The Dayton Herald from Dayton, Ohio on April 9, 1937 · 12
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The Dayton Herald from Dayton, Ohio · 12

Dayton, Ohio
Issue Date:
Friday, April 9, 1937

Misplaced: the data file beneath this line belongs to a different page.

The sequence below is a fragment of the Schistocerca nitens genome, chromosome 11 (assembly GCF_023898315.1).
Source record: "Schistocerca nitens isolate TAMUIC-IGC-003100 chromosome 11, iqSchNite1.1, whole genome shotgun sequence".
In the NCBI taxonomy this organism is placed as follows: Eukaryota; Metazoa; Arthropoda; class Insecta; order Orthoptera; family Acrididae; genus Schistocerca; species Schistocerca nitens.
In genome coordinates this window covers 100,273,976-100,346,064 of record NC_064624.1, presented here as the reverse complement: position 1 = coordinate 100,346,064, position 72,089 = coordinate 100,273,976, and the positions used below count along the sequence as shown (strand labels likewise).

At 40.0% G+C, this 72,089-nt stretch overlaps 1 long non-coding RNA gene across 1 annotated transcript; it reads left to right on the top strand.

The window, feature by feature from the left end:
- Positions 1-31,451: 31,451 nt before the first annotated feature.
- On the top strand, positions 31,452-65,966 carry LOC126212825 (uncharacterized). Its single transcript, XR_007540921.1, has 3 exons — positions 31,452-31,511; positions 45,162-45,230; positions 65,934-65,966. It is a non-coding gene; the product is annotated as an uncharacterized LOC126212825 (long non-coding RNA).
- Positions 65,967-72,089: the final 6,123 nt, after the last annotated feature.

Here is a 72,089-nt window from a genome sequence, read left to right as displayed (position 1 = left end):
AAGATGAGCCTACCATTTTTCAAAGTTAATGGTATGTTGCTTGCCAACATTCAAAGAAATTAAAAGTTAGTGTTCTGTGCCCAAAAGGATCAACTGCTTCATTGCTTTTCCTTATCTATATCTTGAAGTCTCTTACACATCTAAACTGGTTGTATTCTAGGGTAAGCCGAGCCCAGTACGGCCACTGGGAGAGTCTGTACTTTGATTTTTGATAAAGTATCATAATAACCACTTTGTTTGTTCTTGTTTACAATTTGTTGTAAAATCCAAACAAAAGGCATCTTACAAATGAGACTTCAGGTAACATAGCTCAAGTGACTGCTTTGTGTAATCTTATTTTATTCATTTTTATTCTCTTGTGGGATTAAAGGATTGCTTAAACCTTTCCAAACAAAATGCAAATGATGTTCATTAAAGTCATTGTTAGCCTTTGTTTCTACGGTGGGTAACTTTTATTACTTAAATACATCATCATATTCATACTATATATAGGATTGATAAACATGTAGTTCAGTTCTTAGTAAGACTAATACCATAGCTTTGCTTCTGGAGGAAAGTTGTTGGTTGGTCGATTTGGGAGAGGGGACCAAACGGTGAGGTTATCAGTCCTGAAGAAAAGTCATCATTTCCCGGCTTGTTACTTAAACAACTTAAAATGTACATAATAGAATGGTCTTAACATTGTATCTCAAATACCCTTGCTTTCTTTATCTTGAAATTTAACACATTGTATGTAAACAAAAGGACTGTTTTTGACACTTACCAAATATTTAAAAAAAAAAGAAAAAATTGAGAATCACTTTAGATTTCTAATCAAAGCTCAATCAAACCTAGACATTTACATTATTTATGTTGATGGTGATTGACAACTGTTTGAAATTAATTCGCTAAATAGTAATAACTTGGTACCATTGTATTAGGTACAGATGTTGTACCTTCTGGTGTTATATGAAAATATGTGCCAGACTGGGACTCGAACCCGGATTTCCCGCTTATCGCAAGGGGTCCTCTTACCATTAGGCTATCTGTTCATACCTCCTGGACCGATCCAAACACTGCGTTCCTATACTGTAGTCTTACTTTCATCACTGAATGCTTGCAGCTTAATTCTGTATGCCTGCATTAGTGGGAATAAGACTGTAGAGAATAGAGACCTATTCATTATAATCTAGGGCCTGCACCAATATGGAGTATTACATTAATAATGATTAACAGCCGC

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THE DAYTON HERALD, FRIDAY, APRIL' 9, 1937 12 Rebels Throw- f oni lulled from Page On confidence that they wouM take the city. Ill Feeling: On the diplomatic front, ill feeling between Italy as against Brit ain and France was unabated. It even went to the extent of severing: sports relations. After yes-terday's cancellation of the French-Italian football match in Paris next Sunday, plans were made also to cancel boxing, bicycling- and horse show events. The French retorted to Italy s from the El Pardo woods, seeking to wedege in behind the insurgents in Case De Campo and cut them off. Westward in the Guadalajara mountains a heavy artillery duel was going on. The Rebels shelled Hita and Gajaneros, north of Guadalajara, and authorities ordered the latter town evacuated of its civil population. The case De Campo battle was by far the most spectacular. In the crash and din officers shouted orders, urging their men on, but their voices were drowned by the incessant cannonading. Motorcycle couriers munitions trucks and ambulances cairying the wounded back to Madrid rolled along the roads among the pines, been the poignant prelude to an j Toledo and the country to the west, offensive that might prove an im-1 They hud reached the southern portant factor in the entire war. igatej and poured around the west Yesterday the Loyalists made a j side. They selected the Casa de series of light attac ks south of the j Campo and University city, on the capital, where five months ago the ' northwest side, for the attack they cha-ges that they have violated Stretcher-bearers came and went, the neutrality agreement with an " clr a"KwLb"1; lens ai ine dressing Milium uy mo rality ag official government state of de-mil and calling on Italy to prove it. Germany entered the dispute by sending Dr. Robert Ley, high Nazi official, to Italy, presumably to discuss mutual action. Nationalists were pouring men northward believing that the city's fall was a matter of clays if not hours. loyalist artillery hammered roads in the Nationalists' rear to keep back reinforcements. The capital itself was quiet, bathed in a bright spring sun, and Then the International Brigade, rushed from the east coast, went into fiction. They stopped the Nationalists cold, then counter attacked in the Casa de Campo, and Madrid was saved. In the five months since then Search East Side-- Concluded from Pajje One the scene before the killer had completed his revenge. Kthel Geneon, now Mrs. Joseph Kudner, was guarded day and night by detectives who feared that Irwin would attempt to harm her because she had refused him. Investigators reported that a statue of Mrs. Kudner, modeled it looked like a quiet night. Sud- ( thousands of men have been killed j from a f,ar 0 white soap about six denly an 8-inch shell crashed into ion both sides, but the Nationalists the Loyalists lines on the city's! were held. Loyalists' Turn. Today after five months cf i punishment, it was the Loyalists' turn and they were jubilant. Defenders Open Battering Drive By HENRV T. CiORfXL, U nited Presi Staff Corrripondrnl) It oiivrliht, 1!M7, b I nilrd Prml WITH LOYALIST ARMY IN CASA DE CAMPO, MADRID, April 9. (UP) Madrid's defenders opened a battering offensive west, east and north of the capital today in a supreme' effort to drive the invaders from its gates. , . With Ernest Hemingway, nov elist, and Joris Ivans, cameraman, I watched the battle in Case De Campo Park, in the western outskirts of the city. Gen. Jose Miaja, commanding: the defending army, threw the full strength of his forces into action. Under a withering blast of artillery shells and aerial .bombs, his infantry and machine gun squads relentlessly pushed the Insurgents back through the heavily wooded park. Pushing Southward. To the north another defending; column was pushing southwards ' huee sate of the park, once the property of King Alfonso. Gen. Jose Miaja, the imperturbable, bespectacled commander-in-chief of the Madrid front, sent into the battle the pick of his men, Spaniards and. anti-Fascists of many nations. The Loyalists went over the top at 4 a. m. after a night in which Nationalists, sensing the imminence of attack, blasted their lines with artillery and machine gun fire to cover the arrival of reinforcements. Fighting was general. Along the whole western side of the city, where the Nationalists had at tacked so many times in hope of driving through to the city's heart, the Loyalists were on the attack. Field headquarters here in the Casa tie Campo, directly west of the main part of the city along the Manzanarea river, said that important gains had been made on the west Nationalist side of the city. The Casa de Campo is a great park, formerly a. royal park, just across the Manzanares from the royal palace. Here, among the thick trees, the shrubbery, and in the west park to the northeast, on the river, the fighting was heaviest. Light Attacks to the robed bayonet. west side, where thousands of men, Spaniards, Anarchists, Communists, Socialists, plain Republicans; and Americans, Canadians, Frenchmen, Germans, Italians and others of the international brigade of anti-Fascists were massed for an attack. The bombardment became heavy and punctuating the big explosions came the chatter of the Nationalists' machine guns. Lights in the city winked out. Only the headlights of automobiles broke the inky blackness of the streets. But as the firing intensi fied the horizon to the south and west was lighted brightly by flashes of fire from cannon, trench mortars and machine guns. Above the angry red on the horizon shot up Verey pistol bullets, to explode eerily in the sky and descend slowly, flaming, on their little parachutes. Firing Stops. As suddenly as it began the fir ing stopped and there was an tin- j ploding shells and nuiet niiuse until the I.nvahsts .deafening. went over in hope of freeing the capitol for all time from the menace of the Nationalist siege. It was five months ago today that the International Brigade, then an unknown force even to most people in Madrid, stopped the Nationalist shock troops. Foreign Legionnaires and Moors, in the Casa d; Campo where I watched the Loyalist troops go over this morning. The Nationalist troops had inches long and three inches wide, had been found in the bathroom of the Gedeon apartment when the bodies were discovered. They believed that the killer had carved the likeness while waiting for Veronicahis third victim - to return i t : i u : .uiu,1Ud,iuS,,, in h(m(, f,.om a dat(, at 3 a m Nationalists are retreating a" ; Easter morning. along the line. I e.ilnert Magg'l. a sculptor, told The attack of the Loyalists was j police that he knew Irwin in 1931 on a scale that indicated it must and that the latter had been in be historic. the habit of flying into a frenzy It started with a furious artil- over trifles. On one occasion, lery barrage as the dawn crept up Maggi said, two sharp-pointed from the east. Central Madrid sculptor's tools fell from Irwin's trembled from the concussion of; pocket. Irwin explained that he lh guns. i always carried them for protec- Then the Loyalists moved over.tion. Byrnes was stabbed with an trenches with the instrumen. such as an ice pick. A barber whose name was with- From behind them the artillery held turned over to the investiga- kept up a roaring fire and 40 j t0IS an envelope containing photo-bombers and pursuit planes swept ! graphs of busts of Mrs. Knuder, AIJ during the night there had driven northward irresistibly from m vmmv mmf w$u?& Jul TjlL-ti'L 10-Picce Kroehler Matched Ensemble. This beautiful matched ensemble at the price of the suite alone. Modern davenport, lounge chair in latest style and coverings, 2 beautiful lamp tables and matching coffee tabic, 2 beautiful lamps, a smart smoking set and book ends complete this ensemble. Every thing as pictured. rJJnlHiillH ;Q fill GUARANTEED 0 mm Complete ihowing of new Norge Goi Rongei. See them tomorrow. Priced os low at $59. j Ak about the v-. f V I I j I m WARRANTY ON THI ROlUTOa CfitfMUIlrON KBIT Select your Norge Refrigerator from our vast showing of oil models. Up to 3 yean to pay for your Norge. rr SOQ.50 ; Sl-rpinir on a St1 IIKAL'TYHEST U VSl5 the way to JIKTTKIt OiSt IIKAI1II. Itestorc.H enrruy SLTf ? ' lo the tired nerves, makes you s,S?4viii' feel and look vour liest. Onlv $1 c:ik!i , delivrrM a SIMMONS ItKAUTYKKST mattress to your home. KiijB)ittiHii5ia8wni3iKiiJ V"MlV MINUTfl mOM THIRB CHAIN T"" m w. third sT..:;.Ntun DWOADWAYA. A IITTIC RI6K THAT UA0S T9 IIC CAVINCS" over tne rebel lines Domoing anu machine gunning. At 6:3d a. m., two and a half hours after the battle started, fighting reached a furious peak. The ground still trembled from ex- the noise was So Enemy Hanes. Not an enemy plane was to be seen, and this was taken to mean that Nationalist general head- prise, without time to organize an aerial defense. As the men on the front, only f mil.! or so away from the city, moved along with the ultimate weapon, the bayonet point, the populace turned out in muss into the streets. They could hear it all. But all they could see was the airplanes overhead, 30 seconds away from the Nationalist lines. The planes swept back and forth from the battle front to the heart of the ! city. 1 The planes looked like racers ; pivoting around pylons as they ! jerked around in the vicinity of the i highest buildings. People first craned their necks at the planes, then instinctively ducked as one would dive for them. I am watching the fighting 500 yards from the Loyalist front lines among the trees of the Casi de Campo, along with Krnest Hemingway, novelist, and Camerman Joris Ivans. All around us explosive bullets are popping, interspersing the chorus of the guns with their sharp crack like the sound of giant firecrackers. V - have had to drop to hands and knees several times as some Nationalist three-inch shells crashed into the wooded section in which the Loyalist staff officers are receiving their reports and directing movements. A little time ago a shell landed not more than 25 yards away and toppled a big pine tree. e dived and rose. Hemingway, Ivans and I looked at each other, then simultaneously, wiped the dust from our hands on our trouser legs Veronica and President Roosevelt. The barber said the package had been left in his shop about 10 days ago by a young patron who left in a great hurry. The police began checking a number of addresses found in the envelope. Scores of "tips" as to Irwin's whereabouts continued to reach police headquarters. Men resembling him were reported sighted at various places tnroughout the country. j The police viewed as the "hottest tip" a report that a hitch-hiker, closely resembling Irwin, had been picked up near Scranton, Pa., Wednesday night and driven to Battle Creek, Mich. The hitch-hiker was reported wea-ing a ring with the initials "R. I." and a black suit with a pin stripe, identical with that broadcast in a police description of Irwin. The police believed that if the man were Irwin, he might be heading for the scenes of his youth, perhaps to a hideaway in the Rocky mountains of which he once spoks At Lockhaven, Pa., police held a hitch-hiker who said he was Francis Farmer of Syracuse, N. Y. Photographs of his fingerprints were sent to investigators here for comparison with those taken from the Gedeon apartment and from the room Irwin occupied when he ' was a student at St. Lawrence uni verslty. Canton, N. V. Sheriff Satisfied Suspect Not Irwin KALAMAZOO, Mich., April 9- (I'P) Sheriff Charles Struble said totlav he was "satisfied that a hitch-hiker who surrendered him self this morning at his office is not missing Robert Irwin, New York sculptor, sought in the mur der of Veronica Gedeon, artist'i model, and two other persons. Pending word from authorities in New York city and Philadelphia, the hitch-hiker, Robert Noble Mackalevy, 22, will be held in Kala mazoo county jail for investigation, however, the sheriff disclosed Mackalevy, accompanied by a motorist who drove him to this city, gave himself up today, ex plaining he was the mysterious hitch-hiker who left a party of three Milwaukee motorists at Battle Creek yesterday and was reported resembling the missing Irwin. "I have taken a lengthy state ment from Mackalvey and I'm satisfied he is not the man sought," the sheriff said. "Nevertheless, I've taken his fingerprints and am holding him here for investigation until I get a check back from New York." Flying Squads-- font-lulled from Pnee One they never got anything definite. This time they can come to us," he said. Strike rnreeoguizetl Harry J. Derivan, district WPA director, announced Friday that the local office was not recognizing any strike until formal notice of it was presented in the form of demands by the strikers. "This is only a small group causing the trouble," he said, "and the majority want to continue to work." Meanwhile an hourly increase for unskilled WPA labor in Montgomery county, from the present wage of 4H centa an hour, was announced by Mr. Derivan, to be effective April 13. The increase, the exact amount of which has not been fixed, will reduce the number of hours which the men must work in order to make their monthly security wage of $ti0.50, Derivan explained, but it will not affect the wage. Demands of the strike committee call for an increase of 20 percent in the monthly wage, and a 30-hour week. "The monthly security wage is set in Washington," Derivan said "and I am sure that it will not be changed." Strike to Go on" Frye said Friday that the strike will be carried on. "We didn't start this for nothing," he said. "We are going on until our demands are met." Derivan said that the hourly wage increase was the result of a survey made sometime ago, which already had been reported to Columbus with other county surveys throughout the state, before any report of an impending strike locally was heard. "If the people refuse to work" said the district director, "that's their privilege. But they will not be allowed to make up time lost, and if they do not appear on their projects for five consecutive work days they will be dropped from the project." Raise Affects 8,000. The unskilled labor rate increase will affect approximately 65 per cent of the 8,000 workers employed on WPA projects in the county. Workers who remained on the job of the Edison street project answered the strike appeal with the personal problem, "Who is going to feed our families if we quit?" "You aren't getting enough to live on now, you're starving now," the strike leader retorted. "Yes. but before we went on this job we had nothing. At least we are getting some kind of a living now," one of the workers told him. Oakzvood Near 2-Year Street) Safety Record Oakwood is nearing the end of its second year without any deaths from traffic accidents, records of the Oakwood police departments and municipal court show. Since the middle of 1935 no one has been Hiueu as me result or a motor vehicle accident in Oak wood. Only one fatality was rC' ported in 1935 and one in 1934. The record is attributed to the vigorous enforcement policy against traffic violations by the police department and Judge Fred-lick W. Howell of the municipal court. Construction Started On $15,000 Building Construction of a $15,000 brick building at 315-323 South Main street, for the Ludlow Realty company, was under way Friday. The one story building ia expected to be ready for occupancy June 1. The Hobart Sales and Service agency and the Gem City Butchers Supply Co. will occupy two of the three storerooms. The building will be 64 feet wide and 80 feet long, with each storeroom measuring 21 feet by SO feet. Louis Bilenkin, Former Resident, Dies in West Word has been received by relatives here of the death of Louis Bilenkin, a former Daytonian, in ! Los Angeles, Calif. He suffered a 1 paralytic stroke two months ago i and never recovered. Funeral serv- ices and burial will be held in Los I Angeles Sunday. Mr. Bilenkin had been a resident of Los Angeles for the last IS years. He is survived by his widow, j Bertha; five daughters, Esther and j Miriam Bilenkin, Mrs. Rose Rus-man, Mrs. Hal Nides, and Mrs. Pauline London, and a granddaughter, Gloria Nides. all of Los ! Angeles, and three sisters, Mrs. J Nathan Factor, Mrs. Hyman Thai, and Mrs. Neil Stire, of Dayton. Announcing new office . . . SUITE 506-8 HAKRIES BLDG. J. Grant Marthens, M.D. NOW tiie TIME TO GET YOl'H . MAYTAG WHILE THEY LAST A T Tl T , Jti WW Model J: Jj ,w Mndrl 3)1 S'n.5tl Wffk NO DOWN" PAYMENT HOME TRIAL Call I't and l.ft 1's frmonitrate In Your Own Home FREE ill It nd I. Your Dayton Maytag 111 SOl'TII LI DI.OW n-2nr; open eves. No Bruise- ruin linli il from Pae Out nor out. either, if the bather is patient. In the glistening white side of the tub is cut a roomy door, water-tight when closed, hinged on the bottom, and lined with rubber. The bather making use of the FriedUinder, tame-tub merely turns a handle, as on a sports roadster. That lets down thd door, providing a rubber-ribbed-lamp from floor to tub, like circus elephants rise to enter freight cars. With nevrr a thought of danger, the bather trods safely up his ramp, sits down in the tub, slams shut the door and turns on the watrr. The rei o his lathering procedures is orthodox. When he's through, he must unplug the drain before opening the door to get cut, on penalty of ruining the plaster on the ceiling below, lut that is no particular detriment, unless, of course, he happens to be in a hurry. Vnder those circum-idancrs, he must climb out and t.tke his chance on killing himself. Anyway you look at It, Fried-l.inder wins first prize for April inventiveness, but Ralph A. Ringcl.i of San Francisco can't be overlooked. He gets honorable mention for patent number 2076.004, which rnnkes wandering keyholes, lute at night, gtny put. The Ringsci.i pn mani'iit-iintl-jittei-keybtile. like nil really great inventions, is exceedingly simple. It consists of a nital funnel, wide around the rim anil growing smaller as it approaches the keyhole. This funnel is nttathed !olilly to the door. Lute returning lumbtinds, no mutter how trembly may be their hands, thus ran strike their key anywhere on the periphery of the funnel, whirh guliles It unerringly and automatically to the keyhole. All they have to rlu- Is ptinh. The Ringsei cooperative key-hide iloen the lest. To Sing in Church CAMIiKN, ., April 0 -The Cotton liliifimint singer nf I'lney MiMHlit. Mix, will entertain mem. Ihts i.f the Prenbyterinn rhurth Sunday rvenirg nt their regular tlninh s'lvitit. Service will be Ik Id t the Masonic temple and will In gin at 7,30 p. ni. i. r Dun f jt mwiiw ' wqM' ,,..w.M - i "I -Vourriolisea-'y,,, V ; V' .7 use !J' rW A Mok clean, but lately I ' do but first I iP"; iJA '. rked fresher and I i I kle teaspoon el 1 1 1mm Wk) l C0IU BAH.SH tm, H0USECUANIMG WORRIES! L-rLJ The finest soap works twice as good ivith Climalene Use the soap you use ever day but use only half as much... it'll be twice as good with CLIMALENE I Just sprinkle in before the soap goes in and watch this magical cleanser go to work. It softens the hardest water. Gives new cleansing efficiency to soft water. Cuts through the toughest grease. And soap-scum doesn't even get time to form I You get a totally new conception of cleanliness with CLIMALENE. Floors renew their newness. Woodwork gets back its original sheen, linoleums, tiles and washable walls glow fresh and bright again I Windows glisten silver gleams. And it'l kind to hands, saves money, soap and time. Use for sparkling dishes, whiter, cleaner washes, fresher colors and softer woolens. Ask your grocer for CLIMALENE today... lOcentsand 25cents. The Climalene Company, Canton, Ohio. 10c now buys Bowlene makes closet bowls sparkling white. C II MALE N 1 JlSSSSsc on